Re: Anyone interested in a Java board game engine?
The topic for my university dissertation is "Design and Build a Java
board game engine" and it is necessary for me to elicit requirements
from the games industry (i.e. anyone who would be interested in using
the completed engine for making an java-based 2D board game). SO...if
anyone is interested in this project, I would really appreciate a
reply, so that we could discuss requirements. Note, there will also be
some user acceptance testing once the project is complete.
I don't really have a lot of time right now (maybe after the holidays)
but this is a long time interest of mine, so maybe I can help a bit.
First, you are definitely not the first person to have this idea. Some
research into public or open source projects that have proceeded you
would be standard, I would think, for any dissertation. I can point out
a few to you, but I would love to see a thorough list of academic
Here's my info dump to you:
First, check out Simple Game Format (SGF). This is a very old attempt to
produce a universal board game type system:
Next, one of the principle people behind SGF was William Shubert, who
eventually produced a free, and excellent, computer board game for the
Oriental game of Go:
William Shubert's current project is a full Java based internet Go
server in partnership with the Keseido publishing company. It's call
the Keseido Go Server (KGS):
There's a lot of information on KGS requirements on the net. Basically,
Bill's been doing what you want to do as a side business for the last
ten years or so. The principle KGS watering hole is at:
Here's a list of user requests from that site:
Here's my short list of requirements, off the top of my head:
1. Compatible with SGF
2. Talk to William Shubert and get his advice on how to extend SGF to
more types of board games.
3. Compatible with bots on Keseido Game Server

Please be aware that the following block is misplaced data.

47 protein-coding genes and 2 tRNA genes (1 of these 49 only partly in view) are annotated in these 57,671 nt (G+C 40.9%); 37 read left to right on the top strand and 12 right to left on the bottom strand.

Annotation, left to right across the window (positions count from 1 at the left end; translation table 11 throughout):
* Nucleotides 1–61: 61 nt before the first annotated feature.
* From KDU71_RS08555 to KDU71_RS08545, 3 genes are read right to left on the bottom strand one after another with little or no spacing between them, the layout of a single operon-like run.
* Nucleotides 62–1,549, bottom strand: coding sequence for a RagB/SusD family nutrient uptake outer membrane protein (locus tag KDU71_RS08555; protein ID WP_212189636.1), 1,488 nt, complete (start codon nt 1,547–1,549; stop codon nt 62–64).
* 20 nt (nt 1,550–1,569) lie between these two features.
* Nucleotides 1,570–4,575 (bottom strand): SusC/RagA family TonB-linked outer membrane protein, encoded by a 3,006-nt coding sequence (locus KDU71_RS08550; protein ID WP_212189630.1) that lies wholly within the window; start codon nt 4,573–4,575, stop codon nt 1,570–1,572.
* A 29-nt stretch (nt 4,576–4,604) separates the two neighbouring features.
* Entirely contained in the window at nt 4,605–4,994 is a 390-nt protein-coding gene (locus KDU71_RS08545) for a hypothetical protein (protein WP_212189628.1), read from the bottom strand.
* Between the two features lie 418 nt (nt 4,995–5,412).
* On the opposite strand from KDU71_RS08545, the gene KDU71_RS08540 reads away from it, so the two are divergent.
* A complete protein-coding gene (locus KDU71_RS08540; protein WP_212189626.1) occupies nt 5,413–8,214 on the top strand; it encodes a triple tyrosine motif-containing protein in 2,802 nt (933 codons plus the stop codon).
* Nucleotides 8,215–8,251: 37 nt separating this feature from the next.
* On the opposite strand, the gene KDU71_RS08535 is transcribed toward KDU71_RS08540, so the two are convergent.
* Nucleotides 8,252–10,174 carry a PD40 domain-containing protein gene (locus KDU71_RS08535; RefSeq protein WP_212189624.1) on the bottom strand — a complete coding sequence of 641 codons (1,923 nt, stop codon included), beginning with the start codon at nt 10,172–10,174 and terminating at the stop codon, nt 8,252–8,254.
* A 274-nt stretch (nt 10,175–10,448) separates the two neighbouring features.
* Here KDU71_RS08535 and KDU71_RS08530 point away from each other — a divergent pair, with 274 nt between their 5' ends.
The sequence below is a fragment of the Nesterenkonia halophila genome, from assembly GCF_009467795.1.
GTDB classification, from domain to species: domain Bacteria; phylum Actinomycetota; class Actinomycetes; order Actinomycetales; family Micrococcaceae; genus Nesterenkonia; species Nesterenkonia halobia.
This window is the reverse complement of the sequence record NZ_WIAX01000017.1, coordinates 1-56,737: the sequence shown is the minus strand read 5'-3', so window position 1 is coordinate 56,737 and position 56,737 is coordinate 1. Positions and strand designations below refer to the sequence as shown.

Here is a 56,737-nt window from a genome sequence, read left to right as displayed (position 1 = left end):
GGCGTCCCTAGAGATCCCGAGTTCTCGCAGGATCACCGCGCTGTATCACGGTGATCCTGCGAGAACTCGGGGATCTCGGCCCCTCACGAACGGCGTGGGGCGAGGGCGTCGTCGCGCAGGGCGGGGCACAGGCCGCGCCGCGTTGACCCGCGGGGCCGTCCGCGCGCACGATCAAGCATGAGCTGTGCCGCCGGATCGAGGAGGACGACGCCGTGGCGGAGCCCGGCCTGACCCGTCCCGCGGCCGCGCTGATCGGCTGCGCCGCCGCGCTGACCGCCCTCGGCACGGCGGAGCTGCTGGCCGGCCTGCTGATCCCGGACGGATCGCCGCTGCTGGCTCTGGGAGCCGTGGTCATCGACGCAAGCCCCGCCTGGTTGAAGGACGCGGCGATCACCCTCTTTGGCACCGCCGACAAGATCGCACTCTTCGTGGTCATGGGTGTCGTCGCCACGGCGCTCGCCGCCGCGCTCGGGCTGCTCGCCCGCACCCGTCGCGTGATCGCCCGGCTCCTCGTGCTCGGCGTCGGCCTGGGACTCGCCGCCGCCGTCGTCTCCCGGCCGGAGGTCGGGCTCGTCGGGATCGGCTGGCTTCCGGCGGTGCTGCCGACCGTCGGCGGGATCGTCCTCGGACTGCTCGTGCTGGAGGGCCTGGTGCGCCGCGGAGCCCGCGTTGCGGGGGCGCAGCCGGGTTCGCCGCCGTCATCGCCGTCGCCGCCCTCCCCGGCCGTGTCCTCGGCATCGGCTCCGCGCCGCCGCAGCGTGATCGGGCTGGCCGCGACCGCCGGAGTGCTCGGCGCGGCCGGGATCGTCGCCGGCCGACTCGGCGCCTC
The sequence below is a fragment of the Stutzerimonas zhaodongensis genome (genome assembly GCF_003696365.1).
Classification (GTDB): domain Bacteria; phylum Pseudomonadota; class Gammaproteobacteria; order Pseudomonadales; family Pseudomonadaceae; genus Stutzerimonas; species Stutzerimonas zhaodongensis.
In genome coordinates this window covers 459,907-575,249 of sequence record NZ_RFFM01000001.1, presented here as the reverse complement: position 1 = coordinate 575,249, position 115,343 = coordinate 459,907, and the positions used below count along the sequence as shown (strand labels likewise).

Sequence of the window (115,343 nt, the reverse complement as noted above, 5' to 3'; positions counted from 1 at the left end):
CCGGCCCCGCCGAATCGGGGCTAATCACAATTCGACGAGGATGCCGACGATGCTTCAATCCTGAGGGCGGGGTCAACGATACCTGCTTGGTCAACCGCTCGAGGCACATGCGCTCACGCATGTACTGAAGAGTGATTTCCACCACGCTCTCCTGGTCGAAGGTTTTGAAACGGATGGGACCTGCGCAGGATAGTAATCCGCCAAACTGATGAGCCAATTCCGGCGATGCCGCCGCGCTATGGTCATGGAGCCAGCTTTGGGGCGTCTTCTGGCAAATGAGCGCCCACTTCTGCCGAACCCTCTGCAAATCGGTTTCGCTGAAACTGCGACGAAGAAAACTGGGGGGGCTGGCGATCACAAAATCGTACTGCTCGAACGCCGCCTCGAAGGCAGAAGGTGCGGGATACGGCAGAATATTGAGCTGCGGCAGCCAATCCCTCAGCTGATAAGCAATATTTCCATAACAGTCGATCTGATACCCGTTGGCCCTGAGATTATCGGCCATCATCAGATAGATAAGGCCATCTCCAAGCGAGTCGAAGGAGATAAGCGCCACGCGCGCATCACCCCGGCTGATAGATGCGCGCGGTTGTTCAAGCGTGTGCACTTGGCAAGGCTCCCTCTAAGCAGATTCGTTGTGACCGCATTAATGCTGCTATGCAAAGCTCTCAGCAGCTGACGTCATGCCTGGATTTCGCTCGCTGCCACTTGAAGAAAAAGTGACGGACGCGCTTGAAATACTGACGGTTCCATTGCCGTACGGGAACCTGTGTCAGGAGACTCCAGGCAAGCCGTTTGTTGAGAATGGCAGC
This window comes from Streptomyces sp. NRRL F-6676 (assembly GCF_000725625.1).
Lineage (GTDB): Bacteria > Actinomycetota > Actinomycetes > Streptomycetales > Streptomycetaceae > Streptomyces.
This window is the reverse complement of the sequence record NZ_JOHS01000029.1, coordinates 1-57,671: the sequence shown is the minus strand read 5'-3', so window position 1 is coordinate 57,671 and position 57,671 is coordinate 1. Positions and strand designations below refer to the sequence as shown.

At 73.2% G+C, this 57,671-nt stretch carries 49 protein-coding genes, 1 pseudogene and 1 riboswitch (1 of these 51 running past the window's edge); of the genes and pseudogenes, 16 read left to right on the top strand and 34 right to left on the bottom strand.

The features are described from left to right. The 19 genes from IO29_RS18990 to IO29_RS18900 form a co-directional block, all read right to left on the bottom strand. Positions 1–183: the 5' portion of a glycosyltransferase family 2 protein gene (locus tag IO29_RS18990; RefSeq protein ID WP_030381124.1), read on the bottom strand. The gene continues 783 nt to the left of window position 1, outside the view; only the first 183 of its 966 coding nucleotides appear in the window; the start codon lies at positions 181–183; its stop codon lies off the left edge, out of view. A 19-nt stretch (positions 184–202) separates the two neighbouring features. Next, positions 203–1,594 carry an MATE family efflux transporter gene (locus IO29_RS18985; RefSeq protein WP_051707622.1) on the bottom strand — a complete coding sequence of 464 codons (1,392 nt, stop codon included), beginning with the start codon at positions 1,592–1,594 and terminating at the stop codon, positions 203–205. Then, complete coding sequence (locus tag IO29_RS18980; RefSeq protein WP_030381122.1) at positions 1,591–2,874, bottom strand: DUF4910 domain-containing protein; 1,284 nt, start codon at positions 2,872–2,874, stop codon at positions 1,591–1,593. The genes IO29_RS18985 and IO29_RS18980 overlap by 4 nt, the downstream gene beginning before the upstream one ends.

4. Visit the gnugames project on gnu.org and collect requirements from
them as well.
5. Visit senseis.xmp.net and collect requirements there also.
6. Include plans for servers as well as clients. Include internet play.
7. Don't forget about multiple player games. Both chess and go have
four player variants.
8. Consider AI for playing board games. Visit the gnugo project and
understand how they implement their AI and how they connect to other
board game programs like CGOBAN and KGS.
9. Include a demo connecting gnugo to your program to show how external
AI can be connected to any board game program.
10. Understand why William Shubert is NOT implementing his latest work
as Open Source.
11. There are XML versions of SGF now. However, they are very verbose.
I'd like to see a universal version of XML-SGF that includes very good
compression for long term game record storage. (Not just Zip.)
12. There are other Java clones of CGOBAN now available. Understand
what they are and what problems the profess to solve.
13. Most of those are for IGS (Internet Go Server). Go there and
understand what UI issues it has.
14. Visit some other internet go sites and understand how they function
as well. I'm not aware of any sites for chess or other board games.
maybe you could find some?
Ok, I think I'm done for now. Please let this list know how everything